Sun Sentinel Palm Beach Edition
Requesting ‘plus-one’ wedding invite risky
Dear Amy: Is there a way that a wedding invitation addressed to my wife and me and our 40-yearold single son could be changed to a “plus-one” invitation so my son could bring his serious girlfriend of two-plus years to the wedding? The groom is the eldest son of our closest family friend.
My son will likely not want to travel from one coast to the other for the April wedding without his girlfriend. Including our son was probably prompted by the groom’s dad, as he has played a role like a godfather to our son.
If my son were to get engaged in the next month or two (the wedding is in 10 weeks from now), does that alter the situation and your reply?
Simply put, is there any situation where an invitee can ask if they can bring their romantic partner?
— Determined Dad
Dear Dad: It is appropriate to include a long-term serious romantic partner in a wedding invitation.
However, if this family is as close to your son as you state, then presumably they would know about this almost-fiancee in your son’s life. Furthermore, if your son isn’t invested enough in this wedding to consider going with you (without his girlfriend), that is another clue that — even if you and the parents are extremely close — he and the marrying couple are not first-tier friends. And it’s their wedding.
You can’t just change a wedding invitation. You can, however, respectfully ask if they might have room for a “plus-one.”
When I got married, a couple of people did this, and it was fine. And yes, if your son got engaged before the wedding, the marrying couple might be embarrassed if they learned about it later and hadn’t included the fiancee in the invitation. But that is almost the worst reason in the world to rush an engagement.
Dear Amy: I know three nice older women in relationships that haven’t led to marriage because the men’s children won’t accept these women into the family.
I was wondering if there are people in that situation where the man has said, “This is my choice, and I want you to accept it and her.” I’m just a bystander, but I am curious.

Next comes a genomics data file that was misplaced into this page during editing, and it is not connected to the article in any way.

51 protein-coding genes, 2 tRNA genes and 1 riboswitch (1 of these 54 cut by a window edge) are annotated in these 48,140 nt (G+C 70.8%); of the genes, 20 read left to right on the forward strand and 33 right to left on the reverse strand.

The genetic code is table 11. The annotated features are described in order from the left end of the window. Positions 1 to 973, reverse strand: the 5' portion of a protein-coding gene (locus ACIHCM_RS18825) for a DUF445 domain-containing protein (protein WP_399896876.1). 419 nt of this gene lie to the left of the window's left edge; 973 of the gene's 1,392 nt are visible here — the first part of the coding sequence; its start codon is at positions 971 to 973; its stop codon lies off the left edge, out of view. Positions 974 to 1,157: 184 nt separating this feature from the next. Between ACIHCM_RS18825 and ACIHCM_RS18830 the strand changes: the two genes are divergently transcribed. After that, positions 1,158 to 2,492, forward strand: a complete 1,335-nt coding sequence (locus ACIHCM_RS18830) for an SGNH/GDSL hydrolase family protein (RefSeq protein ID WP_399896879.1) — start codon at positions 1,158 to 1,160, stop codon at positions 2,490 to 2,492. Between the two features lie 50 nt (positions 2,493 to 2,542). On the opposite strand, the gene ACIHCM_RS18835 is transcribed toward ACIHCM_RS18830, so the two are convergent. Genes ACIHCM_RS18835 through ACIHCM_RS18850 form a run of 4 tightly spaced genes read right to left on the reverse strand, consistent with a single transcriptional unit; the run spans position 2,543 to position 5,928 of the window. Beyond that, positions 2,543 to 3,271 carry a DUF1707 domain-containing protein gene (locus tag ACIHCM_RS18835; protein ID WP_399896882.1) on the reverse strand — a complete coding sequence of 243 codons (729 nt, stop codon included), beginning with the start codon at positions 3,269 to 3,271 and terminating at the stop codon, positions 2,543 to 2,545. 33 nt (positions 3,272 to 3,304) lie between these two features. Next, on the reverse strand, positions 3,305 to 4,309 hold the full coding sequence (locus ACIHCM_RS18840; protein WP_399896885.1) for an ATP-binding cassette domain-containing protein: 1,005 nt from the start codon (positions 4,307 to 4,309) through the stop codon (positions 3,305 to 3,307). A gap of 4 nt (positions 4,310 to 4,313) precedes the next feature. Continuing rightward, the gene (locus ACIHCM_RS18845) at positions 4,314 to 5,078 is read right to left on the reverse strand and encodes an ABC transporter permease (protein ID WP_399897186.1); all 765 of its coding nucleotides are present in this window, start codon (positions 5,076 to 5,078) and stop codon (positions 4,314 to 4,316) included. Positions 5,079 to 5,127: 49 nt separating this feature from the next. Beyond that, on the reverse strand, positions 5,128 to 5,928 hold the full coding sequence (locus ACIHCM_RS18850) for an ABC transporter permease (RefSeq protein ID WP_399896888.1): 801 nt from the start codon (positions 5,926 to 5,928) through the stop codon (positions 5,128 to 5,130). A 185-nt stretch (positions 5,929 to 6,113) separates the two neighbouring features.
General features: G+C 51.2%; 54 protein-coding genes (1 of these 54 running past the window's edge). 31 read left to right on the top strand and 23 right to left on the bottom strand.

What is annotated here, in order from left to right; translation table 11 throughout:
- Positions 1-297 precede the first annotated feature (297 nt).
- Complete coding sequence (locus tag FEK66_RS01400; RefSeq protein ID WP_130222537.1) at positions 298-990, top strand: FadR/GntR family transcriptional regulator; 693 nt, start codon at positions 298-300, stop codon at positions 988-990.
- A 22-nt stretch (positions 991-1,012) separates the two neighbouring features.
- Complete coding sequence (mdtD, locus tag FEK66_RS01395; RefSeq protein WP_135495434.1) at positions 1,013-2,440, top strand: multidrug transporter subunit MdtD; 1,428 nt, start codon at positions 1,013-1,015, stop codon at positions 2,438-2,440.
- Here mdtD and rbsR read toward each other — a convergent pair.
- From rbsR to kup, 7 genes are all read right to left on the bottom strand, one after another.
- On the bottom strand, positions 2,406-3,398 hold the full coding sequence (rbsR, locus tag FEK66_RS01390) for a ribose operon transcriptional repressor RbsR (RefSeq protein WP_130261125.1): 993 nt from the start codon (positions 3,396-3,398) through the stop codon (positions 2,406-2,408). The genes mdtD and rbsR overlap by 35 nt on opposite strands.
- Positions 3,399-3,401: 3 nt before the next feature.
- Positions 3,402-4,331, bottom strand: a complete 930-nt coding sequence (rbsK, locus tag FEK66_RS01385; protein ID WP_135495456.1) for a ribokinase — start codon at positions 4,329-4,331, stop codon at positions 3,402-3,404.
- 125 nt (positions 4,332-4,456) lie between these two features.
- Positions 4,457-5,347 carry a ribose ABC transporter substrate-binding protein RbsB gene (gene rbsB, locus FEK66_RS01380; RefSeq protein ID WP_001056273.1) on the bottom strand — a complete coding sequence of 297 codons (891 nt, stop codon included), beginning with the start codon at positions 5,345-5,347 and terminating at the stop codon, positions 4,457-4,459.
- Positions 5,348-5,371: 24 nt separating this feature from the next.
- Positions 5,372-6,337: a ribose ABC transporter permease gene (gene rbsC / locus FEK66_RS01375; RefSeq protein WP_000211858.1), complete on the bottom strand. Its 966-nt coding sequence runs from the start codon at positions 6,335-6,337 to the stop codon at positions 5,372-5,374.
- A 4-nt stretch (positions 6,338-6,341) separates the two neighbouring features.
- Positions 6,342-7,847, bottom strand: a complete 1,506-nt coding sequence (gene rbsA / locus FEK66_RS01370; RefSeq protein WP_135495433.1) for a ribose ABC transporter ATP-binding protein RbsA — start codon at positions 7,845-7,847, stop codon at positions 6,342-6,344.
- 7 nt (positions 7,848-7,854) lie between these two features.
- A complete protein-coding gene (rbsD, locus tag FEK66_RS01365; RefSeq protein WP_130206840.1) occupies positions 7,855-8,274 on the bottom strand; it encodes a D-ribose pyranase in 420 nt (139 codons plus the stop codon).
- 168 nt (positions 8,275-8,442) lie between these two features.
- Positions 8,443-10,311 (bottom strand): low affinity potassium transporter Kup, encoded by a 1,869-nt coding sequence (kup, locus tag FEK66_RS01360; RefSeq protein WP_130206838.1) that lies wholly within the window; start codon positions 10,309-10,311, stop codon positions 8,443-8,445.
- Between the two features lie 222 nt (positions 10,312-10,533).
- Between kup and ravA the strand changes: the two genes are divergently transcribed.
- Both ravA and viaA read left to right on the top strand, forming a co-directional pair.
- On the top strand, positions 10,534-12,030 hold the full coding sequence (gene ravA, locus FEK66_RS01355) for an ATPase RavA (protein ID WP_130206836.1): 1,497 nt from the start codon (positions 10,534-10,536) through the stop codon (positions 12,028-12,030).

Dear Alice: Yes, I do believe that this whole issue of adult children not accepting a new partner is something of a phenomenon.
“Wicked stepmother” tropes aside, I think this control issue has to do partly with how these entitled children were raised, how the marriage between their parents ended (whether through death or divorce), and how rapidly the children might believe their parent has moved into new relationships.
I will say this — as a daughter, mother and stepmother: If you give people power and control over your life, they will happily take it and run with it.
Children who don’t respect a parent’s right to make choices — even poor ones — are assuming control over the relationship. Sometimes they will even shamelessly use access to grandchildren as the anvil dangling over a parent’s head.
Parents who let their children do this have failed in their own responsibility to assert their own rights and command respect.
Sometimes parents do push back against this kind of control. Doing so while recognizing their children’s points of view, addressing their concerns, and moving at an appropriate pace can help everyone to adjust.
Dear Amy: I read a lot of the letters regarding weddings, and it makes me shake my head.
When I was younger and my cousins were getting married, it was a time of great joy. We had bridal showers at nice venues with a nice lunch. There were parties for the attendants. Absolutely everyone was invited to the wedding and reception.
Family squabbles or not, the whole family was invited: babies, teenagers, exes — you name it. And we had a ball. We all pitched in on babysitting so parents could dance. If there was a conflict, it got settled in the parking lot.
It seems to me that the wedding is about making your vows to each other before God, and sharing your joy with those who love you, those people you love and the people they love. — Just my Opinion
Dear JMO: Beautifully put. Thank you.